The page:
Does your organization have a new training program or service that your students may be interested in? Do you have students who need refresher or recertification training? Send notices prior to expiration, encouraging students to attend a class to prevent expiration. Automatically generate marketing e-mails based on demographics, classes taken or not taken, or group assignments within the learning management system.
2. Do I need to centralize, secure and share data?
A learning management system is a window into the activity of your training center. Data can be used to support your center’s business goals. A learning management system creates a central repository for your training data. Rather than have key information locked away in a office filing cabinet, a learning management system allows individuals to access authorized information at any time.
Data centralization is another key benefit of a learning management system. Permissions allow an authorized user access to data and tasks relevant to their role in your training center. Students want to know what classes are still accepting, instructors want to know who has registered for their class, and staff members want to know the status of the training center at any given time. Centralized data provides real-time data access, helping all users to make the best decisions with up-to-date information. Centralized data also helps ensure data security and reliability. Data centralization also allows for easy backup and storage for business continuity purposes. How about all those old paper records? Scan them into a standard document type such as Adobe PDF™ and attach them to the appropriate record in the learning management system.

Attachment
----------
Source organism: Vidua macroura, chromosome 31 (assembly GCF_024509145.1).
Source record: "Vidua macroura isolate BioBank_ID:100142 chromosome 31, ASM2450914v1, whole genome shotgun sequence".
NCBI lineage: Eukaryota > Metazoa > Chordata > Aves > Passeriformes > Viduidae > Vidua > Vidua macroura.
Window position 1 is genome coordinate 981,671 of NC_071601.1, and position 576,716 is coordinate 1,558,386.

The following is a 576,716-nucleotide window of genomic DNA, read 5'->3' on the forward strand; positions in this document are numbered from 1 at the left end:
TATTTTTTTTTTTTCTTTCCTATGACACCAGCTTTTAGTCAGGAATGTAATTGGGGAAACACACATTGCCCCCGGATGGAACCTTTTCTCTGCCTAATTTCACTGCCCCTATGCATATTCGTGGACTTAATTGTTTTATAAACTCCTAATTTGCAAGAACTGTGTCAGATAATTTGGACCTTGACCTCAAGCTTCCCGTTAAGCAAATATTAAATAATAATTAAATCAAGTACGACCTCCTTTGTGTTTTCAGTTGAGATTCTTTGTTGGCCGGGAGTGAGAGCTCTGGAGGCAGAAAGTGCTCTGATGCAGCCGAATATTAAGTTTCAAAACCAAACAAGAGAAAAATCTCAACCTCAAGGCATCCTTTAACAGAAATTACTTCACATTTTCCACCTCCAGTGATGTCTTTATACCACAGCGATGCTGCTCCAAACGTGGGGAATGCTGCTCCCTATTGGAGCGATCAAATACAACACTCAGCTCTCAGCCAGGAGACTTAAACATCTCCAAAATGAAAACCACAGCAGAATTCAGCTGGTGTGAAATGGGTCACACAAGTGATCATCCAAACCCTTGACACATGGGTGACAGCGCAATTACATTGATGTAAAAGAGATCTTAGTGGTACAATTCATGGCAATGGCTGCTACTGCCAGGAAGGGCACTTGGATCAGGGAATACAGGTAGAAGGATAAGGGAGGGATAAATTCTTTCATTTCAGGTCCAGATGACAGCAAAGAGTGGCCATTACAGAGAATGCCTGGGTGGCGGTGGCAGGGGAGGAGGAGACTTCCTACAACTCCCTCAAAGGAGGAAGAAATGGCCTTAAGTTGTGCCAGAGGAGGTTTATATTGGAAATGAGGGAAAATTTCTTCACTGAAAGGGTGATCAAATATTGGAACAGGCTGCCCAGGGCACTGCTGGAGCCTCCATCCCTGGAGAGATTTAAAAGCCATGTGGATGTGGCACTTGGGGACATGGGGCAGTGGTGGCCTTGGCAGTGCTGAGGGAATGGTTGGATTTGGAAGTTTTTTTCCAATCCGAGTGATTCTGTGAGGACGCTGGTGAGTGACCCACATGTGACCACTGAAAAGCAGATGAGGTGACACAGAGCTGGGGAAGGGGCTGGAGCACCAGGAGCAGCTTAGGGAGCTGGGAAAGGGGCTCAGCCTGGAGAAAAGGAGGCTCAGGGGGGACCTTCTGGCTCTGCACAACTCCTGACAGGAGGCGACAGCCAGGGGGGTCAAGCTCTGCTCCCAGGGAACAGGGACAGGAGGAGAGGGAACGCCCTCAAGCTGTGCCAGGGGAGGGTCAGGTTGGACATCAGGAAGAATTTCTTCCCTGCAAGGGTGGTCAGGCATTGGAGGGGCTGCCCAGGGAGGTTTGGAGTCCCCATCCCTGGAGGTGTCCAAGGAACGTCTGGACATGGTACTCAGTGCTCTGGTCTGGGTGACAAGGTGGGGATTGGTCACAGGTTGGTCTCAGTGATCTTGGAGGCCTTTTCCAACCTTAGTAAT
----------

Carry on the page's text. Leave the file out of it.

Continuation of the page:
If you use Quickbooks™, you can easily pull invoices directly from your TrainingForce site. Web services allow quick integration with enterprise systems.
Know your numbers! The ability to rapidly create and share meaningful reports is another benefit of a learning management system. Managers must be able to readily explain how efficiently training is being delivered, and how effective that training is. You’ll need access to both big picture operating statistics and granular metrics to help you analyze the true health of your training.
Occasions arise where you will have to move large amounts of data into or out of your learning management system. Whether you’re adding 150 employees as students, or exporting information to your accounting program, a learning management system should easily move data for you.
3. Do I need to deliver programs, courses or classes online?
Your use of self-paced instructional activity (distributed learning, e-learning, etc.) is a third major reason to consider use of a learning management system. Self-paced activity can include:
- Fully interactive classes, such as SCORM-conformant material produced using Adobe’s Captivate, Articulate’s Engage, or Techsmith’s Camtasia software.
- Launched classes, where the content is developed and/or hosted at another location
- Other self-paced classes, such as computer-based or video-based training and webinars.
Simply, a learning management system should allow you to deliver the content to your students in the methods you choose.
Learning Management Systems: The Next Step
If you answer “yes” to any one of these questions, you should consider a learning management system for your training center. These systems are an investment that can provide many training centers a solid return on investment and multiply the efforts of a small training department. Visit our KnowledgeBase for more on selecting your LMS.